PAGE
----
Care of the Same Sex Family
Disparities exist in the health care system in regards to the quantity and quality of care received by LGBTQ individuals and same sex families as compared to heterosexual individuals and families. Nurses and health care providers require increased knowledge about this population and strategies to effectively communicate and care for individuals and families in this community. Many nurses and health care providers lack knowledge about the LGBTQ population and same sex families; they have not been educated in strategies to deliver culturally appropriate care.
Credit: 1 L CERP and 1 Contact Hour
Source: ILCA Webinar 10 October 2019
Presented by: Diane DiTomasso, PhD, RN
Upon completion, the learner will be able to:
- Participants will be able to describe several social and political changes that have impacted the care of same sex families.
- Participants will be able to describe at least two unique challenges faced by same sex families.
- Participants will be able to identify strategies that can be used in their practice to improve the quality of care for same sex individuals and families.
Learning Level: All
Disclosures: ILCA accepts no commercial support for continuing education activities. The activity planners have no conflicts of interest to declare. The presenter has no significant financial interest or other relationship with the manufacturer(s) of any product(s) or provider(s) of any services relating to the subject matter of this presentation unless otherwise stated below.
CERPs: ILCA is an approved provider of Continuing Education Recognition Points (CERPs) with the International Board of Lactation Consultant Examiners (IBLCE). (CLT-108-7).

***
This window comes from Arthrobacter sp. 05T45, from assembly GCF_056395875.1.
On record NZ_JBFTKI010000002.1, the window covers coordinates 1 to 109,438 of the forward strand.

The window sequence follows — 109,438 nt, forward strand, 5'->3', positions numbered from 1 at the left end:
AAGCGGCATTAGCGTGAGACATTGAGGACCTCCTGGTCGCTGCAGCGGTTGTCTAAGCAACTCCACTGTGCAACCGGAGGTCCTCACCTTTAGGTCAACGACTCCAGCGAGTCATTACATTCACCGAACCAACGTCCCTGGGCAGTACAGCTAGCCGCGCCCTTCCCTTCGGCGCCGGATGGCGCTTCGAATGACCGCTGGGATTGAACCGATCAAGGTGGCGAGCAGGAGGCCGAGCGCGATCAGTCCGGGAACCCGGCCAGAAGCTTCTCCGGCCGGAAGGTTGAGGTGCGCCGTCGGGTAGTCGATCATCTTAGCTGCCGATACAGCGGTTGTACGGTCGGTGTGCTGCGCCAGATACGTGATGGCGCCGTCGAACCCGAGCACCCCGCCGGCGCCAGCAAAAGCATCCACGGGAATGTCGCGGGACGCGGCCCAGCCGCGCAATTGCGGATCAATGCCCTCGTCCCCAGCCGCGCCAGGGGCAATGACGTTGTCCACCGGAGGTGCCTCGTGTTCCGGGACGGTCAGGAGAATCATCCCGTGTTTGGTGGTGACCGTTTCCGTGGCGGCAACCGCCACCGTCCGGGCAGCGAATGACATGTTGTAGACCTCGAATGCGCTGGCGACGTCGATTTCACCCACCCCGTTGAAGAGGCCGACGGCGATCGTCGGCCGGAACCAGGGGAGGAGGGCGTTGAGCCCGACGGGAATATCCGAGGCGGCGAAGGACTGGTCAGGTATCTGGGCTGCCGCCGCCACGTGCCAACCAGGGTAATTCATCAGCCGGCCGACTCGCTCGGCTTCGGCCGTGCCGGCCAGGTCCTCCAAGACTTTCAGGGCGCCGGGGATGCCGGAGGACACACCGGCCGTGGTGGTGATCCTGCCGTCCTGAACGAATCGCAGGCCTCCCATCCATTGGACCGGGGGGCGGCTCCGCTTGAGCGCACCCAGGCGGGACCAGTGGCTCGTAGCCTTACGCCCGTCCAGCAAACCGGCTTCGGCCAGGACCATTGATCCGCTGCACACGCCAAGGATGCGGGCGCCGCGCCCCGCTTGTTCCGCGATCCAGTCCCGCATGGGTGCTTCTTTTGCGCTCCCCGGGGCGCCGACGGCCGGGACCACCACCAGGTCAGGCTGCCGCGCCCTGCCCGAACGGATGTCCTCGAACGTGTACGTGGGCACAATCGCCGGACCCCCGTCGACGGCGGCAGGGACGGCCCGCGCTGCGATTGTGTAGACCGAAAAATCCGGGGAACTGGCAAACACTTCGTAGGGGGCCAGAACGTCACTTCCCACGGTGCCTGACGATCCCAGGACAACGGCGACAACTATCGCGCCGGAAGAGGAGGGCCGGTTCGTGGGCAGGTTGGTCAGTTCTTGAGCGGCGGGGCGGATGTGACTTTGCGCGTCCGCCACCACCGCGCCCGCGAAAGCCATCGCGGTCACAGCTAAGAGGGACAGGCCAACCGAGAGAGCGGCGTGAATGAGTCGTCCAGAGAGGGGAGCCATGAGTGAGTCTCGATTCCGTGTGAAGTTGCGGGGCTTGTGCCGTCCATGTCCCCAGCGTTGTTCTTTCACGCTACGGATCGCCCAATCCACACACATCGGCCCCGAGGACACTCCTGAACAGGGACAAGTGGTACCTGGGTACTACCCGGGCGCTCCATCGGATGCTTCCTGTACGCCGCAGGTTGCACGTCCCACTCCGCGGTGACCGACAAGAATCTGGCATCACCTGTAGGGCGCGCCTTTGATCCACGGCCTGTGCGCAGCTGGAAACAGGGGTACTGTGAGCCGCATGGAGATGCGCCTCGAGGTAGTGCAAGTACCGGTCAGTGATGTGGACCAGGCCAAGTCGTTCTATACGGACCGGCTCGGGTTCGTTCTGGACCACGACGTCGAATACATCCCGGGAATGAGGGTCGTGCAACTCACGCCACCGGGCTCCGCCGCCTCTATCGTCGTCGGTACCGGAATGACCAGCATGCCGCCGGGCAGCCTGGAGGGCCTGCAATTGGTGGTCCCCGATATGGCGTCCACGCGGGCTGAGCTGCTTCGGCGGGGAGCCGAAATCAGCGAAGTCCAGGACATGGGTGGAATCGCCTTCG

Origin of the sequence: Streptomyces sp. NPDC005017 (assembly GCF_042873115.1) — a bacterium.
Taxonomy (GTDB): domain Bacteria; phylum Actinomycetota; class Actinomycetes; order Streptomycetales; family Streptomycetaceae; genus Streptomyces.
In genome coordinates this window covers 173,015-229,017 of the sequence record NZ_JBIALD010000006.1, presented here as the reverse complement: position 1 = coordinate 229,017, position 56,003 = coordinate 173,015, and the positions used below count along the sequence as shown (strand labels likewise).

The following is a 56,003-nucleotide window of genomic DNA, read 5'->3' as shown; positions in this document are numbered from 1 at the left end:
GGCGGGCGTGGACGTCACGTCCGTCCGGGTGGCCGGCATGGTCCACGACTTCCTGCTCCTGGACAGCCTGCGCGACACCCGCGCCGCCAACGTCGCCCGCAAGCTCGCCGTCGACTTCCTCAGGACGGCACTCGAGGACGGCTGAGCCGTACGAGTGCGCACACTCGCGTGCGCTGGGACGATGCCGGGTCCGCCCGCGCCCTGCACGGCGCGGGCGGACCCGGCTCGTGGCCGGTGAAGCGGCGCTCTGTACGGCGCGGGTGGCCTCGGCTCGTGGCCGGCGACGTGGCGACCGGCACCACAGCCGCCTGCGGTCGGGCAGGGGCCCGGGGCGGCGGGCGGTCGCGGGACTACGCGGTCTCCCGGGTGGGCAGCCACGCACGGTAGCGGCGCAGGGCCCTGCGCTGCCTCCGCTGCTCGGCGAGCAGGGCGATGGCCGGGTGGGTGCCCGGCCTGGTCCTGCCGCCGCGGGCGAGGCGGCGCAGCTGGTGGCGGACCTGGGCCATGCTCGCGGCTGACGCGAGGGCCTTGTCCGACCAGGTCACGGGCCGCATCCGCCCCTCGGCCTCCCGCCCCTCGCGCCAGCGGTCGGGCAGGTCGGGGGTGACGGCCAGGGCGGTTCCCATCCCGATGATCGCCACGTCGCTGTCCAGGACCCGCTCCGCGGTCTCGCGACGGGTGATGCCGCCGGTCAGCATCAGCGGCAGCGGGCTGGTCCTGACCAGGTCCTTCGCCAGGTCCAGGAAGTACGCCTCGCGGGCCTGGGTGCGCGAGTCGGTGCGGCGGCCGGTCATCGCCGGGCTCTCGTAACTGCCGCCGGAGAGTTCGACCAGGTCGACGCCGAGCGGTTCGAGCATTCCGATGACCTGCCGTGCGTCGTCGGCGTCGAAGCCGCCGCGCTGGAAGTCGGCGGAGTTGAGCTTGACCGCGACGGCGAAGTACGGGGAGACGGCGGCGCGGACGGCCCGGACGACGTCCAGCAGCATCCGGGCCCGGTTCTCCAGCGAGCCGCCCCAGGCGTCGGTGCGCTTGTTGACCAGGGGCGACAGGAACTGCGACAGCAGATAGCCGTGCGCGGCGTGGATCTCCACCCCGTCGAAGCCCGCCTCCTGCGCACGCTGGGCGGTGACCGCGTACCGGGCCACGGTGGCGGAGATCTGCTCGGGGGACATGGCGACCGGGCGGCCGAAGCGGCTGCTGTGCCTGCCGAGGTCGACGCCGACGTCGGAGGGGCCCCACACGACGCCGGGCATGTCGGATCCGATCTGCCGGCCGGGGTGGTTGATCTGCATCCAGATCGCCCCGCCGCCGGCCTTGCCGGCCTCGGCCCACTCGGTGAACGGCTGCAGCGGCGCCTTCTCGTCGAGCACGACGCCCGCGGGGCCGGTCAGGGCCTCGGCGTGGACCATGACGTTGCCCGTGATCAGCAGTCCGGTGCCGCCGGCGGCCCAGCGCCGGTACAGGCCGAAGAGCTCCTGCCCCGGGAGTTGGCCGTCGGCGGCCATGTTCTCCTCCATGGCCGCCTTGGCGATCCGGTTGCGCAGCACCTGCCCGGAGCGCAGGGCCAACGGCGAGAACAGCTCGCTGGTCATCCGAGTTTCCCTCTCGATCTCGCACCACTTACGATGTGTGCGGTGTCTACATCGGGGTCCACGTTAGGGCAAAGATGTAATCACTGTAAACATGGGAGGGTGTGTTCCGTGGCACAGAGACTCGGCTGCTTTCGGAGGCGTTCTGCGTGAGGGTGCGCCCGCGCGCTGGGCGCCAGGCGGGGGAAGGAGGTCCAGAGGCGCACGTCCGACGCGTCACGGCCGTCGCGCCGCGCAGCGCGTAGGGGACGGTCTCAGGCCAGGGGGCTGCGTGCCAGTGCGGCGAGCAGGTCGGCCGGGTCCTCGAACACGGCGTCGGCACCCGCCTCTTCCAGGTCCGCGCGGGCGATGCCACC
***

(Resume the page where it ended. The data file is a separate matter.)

ANCC: ILCA is accredited as a provider of continuing nursing education by the American Nurses Credentialing Center’s Commission on Accreditation. (ILCA-P0286). Accepted for BRN credit by the Board of Registered Nursing.
CDR: The CDR accepts hours without prior CDR approval and recognizes approval by the ANCC. When recording hours on the CDR Activity Log, indicate the provider as "ILCA (ANCC)."
For more than 25 years, Dr. Diane DiTomasso worked as a nurse in the area of maternal child nursing. Her areas of specialty included antepartum, labor and delivery, postpartum, lactation, and newborn care. She was instrumental in establishing one of the first outpatient lactation services in Rhode Island, United States for women seeking breastfeeding support. She also worked with colleagues to earn New England’s first Baby Friendly Hospital Award at South County Hospital in Wakefield, Rhode Island, United States. Currently, she is the coordinator of the maternal child health nursing course at the University of Rhode Island. She teaches nursing students in classroom and clinical settings. In addition, she teaches nursing research courses at the undergraduate and graduate level. Dr. DiTomasso has several peer-reviewed publications on the topics of breastfeeding and neonatal weight loss.